Heather Cox Richardson is a historian at Boston College. She's written an essay in Salon.com on the history of the conservative movement. The title: "It is time to get very afraid: Extremists, authoritarians now run the GOP — and no one can stop them."
Here is where her essay ends -- on our mad march to an Orwellian state. I include closing snippets as a teaser. The best parts of the essay is the history of how this came to be.
By the time of the George W. Bush administration, Movement Conservatives controlled the Republican Party, and they abandoned reality in favor of their simple story line. A member of the Bush administration famously noted to journalist Ron Suskind that "the reality-based" view of the world was obsolete. "That’s not the way the world really works anymore," this senior adviser to the president told Suskind. "When we act, we create our own reality."
That is exactly what today’s Movement Conservatives are doing. After the last Republican debate, astonished observers noted that many of the candidates’ assertions were flat-out lies. The New York Times editorial board mused: "It felt at times as if the speakers were no longer living in a fact-based world." But the lies are not random. They tell followers that America has fallen apart because enemies— minorities, women and liberals– have poisoned the government. Only a Movement Conservative leader can purge the nation of that poison and return America to its former greatness. Donald Trump, who currently commands a significant lead, is the salesman who puts it most clearly. He tells his followers that "the world is a mess." He promises to work outside the old order and replace it with something new and wonderful. He tells them a story in which Christianity is under siege, President Obama is a foreigner, and that immigrants—who actually commit crimes at lower rates than native-born Americans– are criminals. He refused to contradict a follower who announced that Muslims are a problem that we must "get rid of." And he promises to "Make America Great Again."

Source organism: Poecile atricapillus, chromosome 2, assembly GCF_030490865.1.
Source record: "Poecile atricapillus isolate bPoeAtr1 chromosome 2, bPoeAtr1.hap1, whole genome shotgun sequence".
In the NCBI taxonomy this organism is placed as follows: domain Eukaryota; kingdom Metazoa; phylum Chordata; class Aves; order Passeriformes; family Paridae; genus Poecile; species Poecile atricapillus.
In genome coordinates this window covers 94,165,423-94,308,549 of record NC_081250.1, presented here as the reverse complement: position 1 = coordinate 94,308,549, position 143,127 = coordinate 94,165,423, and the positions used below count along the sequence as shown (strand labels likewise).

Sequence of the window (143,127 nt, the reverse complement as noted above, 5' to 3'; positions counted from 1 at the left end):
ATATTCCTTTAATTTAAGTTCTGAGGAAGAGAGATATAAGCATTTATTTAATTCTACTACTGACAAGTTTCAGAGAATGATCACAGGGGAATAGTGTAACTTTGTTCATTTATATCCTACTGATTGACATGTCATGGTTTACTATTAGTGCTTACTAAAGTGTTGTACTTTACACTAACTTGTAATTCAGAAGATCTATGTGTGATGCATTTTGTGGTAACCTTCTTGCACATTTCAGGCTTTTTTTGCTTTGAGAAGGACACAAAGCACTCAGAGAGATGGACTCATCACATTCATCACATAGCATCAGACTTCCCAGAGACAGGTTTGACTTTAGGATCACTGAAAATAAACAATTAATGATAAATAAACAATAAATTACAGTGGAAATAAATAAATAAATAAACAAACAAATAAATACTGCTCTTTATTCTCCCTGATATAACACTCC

But Trump is not an outlier. Jeb! says that black people vote for Democrats to get "free stuff." Mike Huckabee insists that the United States is criminalizing Christianity. Bobby Jindal promises to "fire" Congress. Ted Cruz hints that President Obama is a Muslim and warns that no Muslim should be president. All of the candidates demonize undocumented immigrants.
And Carly Fiorina makes the outrageous claim, on national television, that political opponents murder babies to harvest and sell their brains. Think about that.
The fantasy world of Movement Conservatives is no longer fringe talk. The leading candidates for the Republican presidential nomination embrace it. They are playing to a chorus of true believers, and they are preaching what that choir wants to hear. They are following the same pattern Eric Hoffer identified as the path to authoritarianism. Last week, 43 percent of Republicans polled said they could imagine a scenario in which they would back a military coup. This week, Movement Conservatives in Congress knocked off a conservative speaker because he refused to sacrifice the American government to their demands.
We should be very frightened indeed. If we are not careful, John Boehner’s will not be the only head on the block.
Don't mistake Richardson for another pundit. The real meat of her essay is the history leading up to this "conservative" unreal reality. Consider it required reading.
Heather Cox Richardson is the author of "To Make Men Free: A History of the Republican Party," amongst several other books, and a professor of history at Boston College.